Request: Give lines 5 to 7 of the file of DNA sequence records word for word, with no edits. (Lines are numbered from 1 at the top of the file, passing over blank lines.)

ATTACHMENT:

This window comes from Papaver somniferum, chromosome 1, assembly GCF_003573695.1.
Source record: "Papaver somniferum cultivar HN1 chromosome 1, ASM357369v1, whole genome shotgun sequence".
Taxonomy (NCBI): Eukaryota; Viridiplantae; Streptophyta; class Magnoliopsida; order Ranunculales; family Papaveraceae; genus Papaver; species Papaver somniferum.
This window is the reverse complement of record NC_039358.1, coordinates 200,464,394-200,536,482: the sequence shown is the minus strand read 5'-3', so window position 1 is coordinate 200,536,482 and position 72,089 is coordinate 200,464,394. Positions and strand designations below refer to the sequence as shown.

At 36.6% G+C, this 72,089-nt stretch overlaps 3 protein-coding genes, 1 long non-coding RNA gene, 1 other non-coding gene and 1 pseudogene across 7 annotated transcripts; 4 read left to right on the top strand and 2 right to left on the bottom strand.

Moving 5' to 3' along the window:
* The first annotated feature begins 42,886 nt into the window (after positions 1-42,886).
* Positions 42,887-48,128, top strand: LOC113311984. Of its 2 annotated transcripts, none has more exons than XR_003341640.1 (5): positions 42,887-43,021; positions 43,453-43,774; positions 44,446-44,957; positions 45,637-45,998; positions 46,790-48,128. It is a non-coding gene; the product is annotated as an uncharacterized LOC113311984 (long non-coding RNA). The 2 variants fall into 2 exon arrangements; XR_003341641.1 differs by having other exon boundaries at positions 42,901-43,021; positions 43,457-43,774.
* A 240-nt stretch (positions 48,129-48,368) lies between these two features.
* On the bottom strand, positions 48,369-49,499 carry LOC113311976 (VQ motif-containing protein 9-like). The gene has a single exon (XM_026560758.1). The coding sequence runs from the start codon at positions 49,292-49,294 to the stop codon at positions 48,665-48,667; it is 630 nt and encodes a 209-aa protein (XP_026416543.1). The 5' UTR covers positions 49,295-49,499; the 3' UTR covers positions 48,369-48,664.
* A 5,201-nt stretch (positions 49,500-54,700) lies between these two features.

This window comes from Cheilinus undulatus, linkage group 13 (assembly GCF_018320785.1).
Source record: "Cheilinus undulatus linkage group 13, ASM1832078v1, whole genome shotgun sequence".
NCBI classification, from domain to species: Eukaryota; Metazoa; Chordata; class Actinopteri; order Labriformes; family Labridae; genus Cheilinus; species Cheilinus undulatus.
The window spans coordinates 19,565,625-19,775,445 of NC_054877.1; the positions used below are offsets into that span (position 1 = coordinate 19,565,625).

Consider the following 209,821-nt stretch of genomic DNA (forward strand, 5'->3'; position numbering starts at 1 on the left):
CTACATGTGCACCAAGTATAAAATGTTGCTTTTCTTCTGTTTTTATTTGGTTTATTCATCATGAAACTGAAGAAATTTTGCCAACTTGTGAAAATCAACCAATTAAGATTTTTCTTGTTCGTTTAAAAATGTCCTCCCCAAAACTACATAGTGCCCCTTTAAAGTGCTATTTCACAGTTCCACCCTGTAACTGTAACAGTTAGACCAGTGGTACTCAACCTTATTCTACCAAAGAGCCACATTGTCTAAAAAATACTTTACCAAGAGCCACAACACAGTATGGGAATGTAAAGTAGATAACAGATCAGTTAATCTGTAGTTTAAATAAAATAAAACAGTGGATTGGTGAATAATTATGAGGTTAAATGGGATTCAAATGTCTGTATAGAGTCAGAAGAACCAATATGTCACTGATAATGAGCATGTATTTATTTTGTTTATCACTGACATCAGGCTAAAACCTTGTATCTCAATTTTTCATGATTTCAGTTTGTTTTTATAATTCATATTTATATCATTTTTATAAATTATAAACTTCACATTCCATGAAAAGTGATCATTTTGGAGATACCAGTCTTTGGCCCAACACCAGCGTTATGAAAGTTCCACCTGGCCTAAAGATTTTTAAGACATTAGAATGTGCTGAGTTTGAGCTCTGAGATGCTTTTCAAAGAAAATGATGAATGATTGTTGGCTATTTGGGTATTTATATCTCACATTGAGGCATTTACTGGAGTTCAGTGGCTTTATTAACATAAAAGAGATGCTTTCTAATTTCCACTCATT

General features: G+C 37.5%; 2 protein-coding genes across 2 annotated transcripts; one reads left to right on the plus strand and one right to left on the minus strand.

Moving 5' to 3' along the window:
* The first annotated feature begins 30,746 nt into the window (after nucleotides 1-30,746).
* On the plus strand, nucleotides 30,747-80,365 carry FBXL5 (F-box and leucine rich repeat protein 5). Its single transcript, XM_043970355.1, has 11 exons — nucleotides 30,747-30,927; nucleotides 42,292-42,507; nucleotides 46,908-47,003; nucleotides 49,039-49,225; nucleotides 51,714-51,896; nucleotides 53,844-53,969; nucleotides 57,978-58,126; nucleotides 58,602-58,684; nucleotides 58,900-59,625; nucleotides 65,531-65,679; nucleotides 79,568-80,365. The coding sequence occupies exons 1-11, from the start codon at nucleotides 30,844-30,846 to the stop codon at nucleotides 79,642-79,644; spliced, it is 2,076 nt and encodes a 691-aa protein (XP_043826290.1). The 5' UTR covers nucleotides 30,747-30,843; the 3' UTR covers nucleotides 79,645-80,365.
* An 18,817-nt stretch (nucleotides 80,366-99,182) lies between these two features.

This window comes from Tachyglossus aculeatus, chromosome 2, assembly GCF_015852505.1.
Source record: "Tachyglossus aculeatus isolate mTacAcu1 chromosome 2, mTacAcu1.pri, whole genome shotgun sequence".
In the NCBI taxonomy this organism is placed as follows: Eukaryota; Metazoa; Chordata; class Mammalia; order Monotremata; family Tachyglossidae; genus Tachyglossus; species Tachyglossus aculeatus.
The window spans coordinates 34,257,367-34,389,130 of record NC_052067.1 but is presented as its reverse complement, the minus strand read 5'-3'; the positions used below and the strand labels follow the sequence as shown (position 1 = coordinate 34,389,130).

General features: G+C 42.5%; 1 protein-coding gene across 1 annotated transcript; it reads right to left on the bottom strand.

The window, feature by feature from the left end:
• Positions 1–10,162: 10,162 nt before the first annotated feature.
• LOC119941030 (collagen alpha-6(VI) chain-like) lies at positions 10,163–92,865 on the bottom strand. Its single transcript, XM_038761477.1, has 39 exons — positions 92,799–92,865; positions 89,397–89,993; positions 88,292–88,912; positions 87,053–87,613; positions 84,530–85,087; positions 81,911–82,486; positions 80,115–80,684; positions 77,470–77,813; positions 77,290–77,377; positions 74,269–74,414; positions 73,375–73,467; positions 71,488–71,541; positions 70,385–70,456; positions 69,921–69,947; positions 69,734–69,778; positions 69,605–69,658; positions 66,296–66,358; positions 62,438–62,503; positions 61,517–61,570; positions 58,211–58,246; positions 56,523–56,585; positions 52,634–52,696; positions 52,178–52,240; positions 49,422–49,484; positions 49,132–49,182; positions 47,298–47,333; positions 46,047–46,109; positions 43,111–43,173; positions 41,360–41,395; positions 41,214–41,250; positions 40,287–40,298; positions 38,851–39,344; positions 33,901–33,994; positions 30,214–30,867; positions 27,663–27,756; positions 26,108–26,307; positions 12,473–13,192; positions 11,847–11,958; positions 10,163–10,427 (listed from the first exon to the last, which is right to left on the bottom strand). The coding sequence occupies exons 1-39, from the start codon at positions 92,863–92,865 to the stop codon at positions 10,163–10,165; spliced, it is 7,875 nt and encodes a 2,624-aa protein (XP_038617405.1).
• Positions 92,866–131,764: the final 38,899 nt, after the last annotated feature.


At 36.6% G+C, this 72,089-nt stretch overlaps 3 protein-coding genes, 1 long non-coding RNA gene, 1 other non-coding gene and 1 pseudogene across 7 annotated transcripts; 4 read left to right on the top strand and 2 right to left on the bottom strand.

Moving 5' to 3' along the window:
* The first annotated feature begins 42,886 nt into the window (after positions 1-42,886).